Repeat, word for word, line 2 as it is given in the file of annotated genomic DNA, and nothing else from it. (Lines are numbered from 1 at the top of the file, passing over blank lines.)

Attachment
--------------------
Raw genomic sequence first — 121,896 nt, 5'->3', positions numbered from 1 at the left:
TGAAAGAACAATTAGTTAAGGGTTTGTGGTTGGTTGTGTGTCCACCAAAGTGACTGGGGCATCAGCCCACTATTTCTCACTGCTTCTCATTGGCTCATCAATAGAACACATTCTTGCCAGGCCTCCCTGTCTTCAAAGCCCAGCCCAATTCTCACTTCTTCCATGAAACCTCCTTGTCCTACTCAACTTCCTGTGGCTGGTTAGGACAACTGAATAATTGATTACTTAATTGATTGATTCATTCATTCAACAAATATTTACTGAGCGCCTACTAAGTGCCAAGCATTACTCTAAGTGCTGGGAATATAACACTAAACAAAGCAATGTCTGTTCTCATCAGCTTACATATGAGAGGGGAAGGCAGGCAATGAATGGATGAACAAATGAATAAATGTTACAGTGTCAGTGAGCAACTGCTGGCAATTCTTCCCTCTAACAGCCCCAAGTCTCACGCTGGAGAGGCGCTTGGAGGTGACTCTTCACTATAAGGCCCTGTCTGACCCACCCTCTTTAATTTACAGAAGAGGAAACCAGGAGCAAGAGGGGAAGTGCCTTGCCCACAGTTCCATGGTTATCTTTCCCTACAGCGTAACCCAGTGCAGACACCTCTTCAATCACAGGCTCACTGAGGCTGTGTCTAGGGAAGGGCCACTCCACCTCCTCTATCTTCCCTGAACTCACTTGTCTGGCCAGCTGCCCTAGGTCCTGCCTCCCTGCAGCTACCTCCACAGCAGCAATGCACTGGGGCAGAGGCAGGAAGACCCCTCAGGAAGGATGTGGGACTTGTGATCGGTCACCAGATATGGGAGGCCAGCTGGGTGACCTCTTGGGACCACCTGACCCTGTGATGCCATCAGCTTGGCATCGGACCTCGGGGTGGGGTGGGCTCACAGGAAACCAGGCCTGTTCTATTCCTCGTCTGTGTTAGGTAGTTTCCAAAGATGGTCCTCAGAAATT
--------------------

TGAAAGAACAATTAGTTAAGGGTTTGTGGTTGGTTGTGTGTCCACCAAAGTGACTGGGGCATCAGCCCACTATTTCTCACTGCTTCTCATTGGCTCATCAATAGAACACATTCTTGCCAGGCCTCCCTGTCTTCAAAGCCCAGCCCAATTCTCACTTCTTCCATGAAACCTCCTTGTCCTACTCAACTTCCTGTGGCTGGTTAGGACAACTGAATAATTGATTACTTAATTGATTGATTCATTCATTCAACAAATATTTACTGAGCGCCTACTAAGTGCCAAGCATTACTCTAAGTGCTGGGAATATAACACTAAACAAAGCAATGTCTGTTCTCATCAGCTTACATATGAGAGGGGAAGGCAGGCAATGAATGGATGAACAAATGAATAAATGTTACAGTGTCAGTGAGCAACTGCTGGCAATTCTTCCCTCTAACAGCCCCAAGTCTCACGCTGGAGAGGCGCTTGGAGGTGACTCTTCACTATAAGGCCCTGTCTGACCCACCCTCTTTAATTTACAGAAGAGGAAACCAGGAGCAAGAGGGGAAGTGCCTTGCCCACAGTTCCATGGTTATCTTTCCCTACAGCGTAACCCAGTGCAGACACCTCTTCAATCACAGGCTCACTGAGGCTGTGTCTAGGGAAGGGCCACTCCACCTCCTCTATCTTCCCTGAACTCACTTGTCTGGCCAGCTGCCCTAGGTCCTGCCTCCCTGCAGCTACCTCCACAGCAGCAATGCACTGGGGCAGAGGCAGGAAGACCCCTCAGGAAGGATGTGGGACTTGTGATCGGTCACCAGATATGGGAGGCCAGCTGGGTGACCTCTTGGGACCACCTGACCCTGTGATGCCATCAGCTTGGCATCGGACCTCGGGGTGGGGTGGGCTCACAGGAAACCAGGCCTGTTCTATTCCTCGTCTGTGTTAGGTAGTTTCCAAAGATGGTCCTCAGAAATT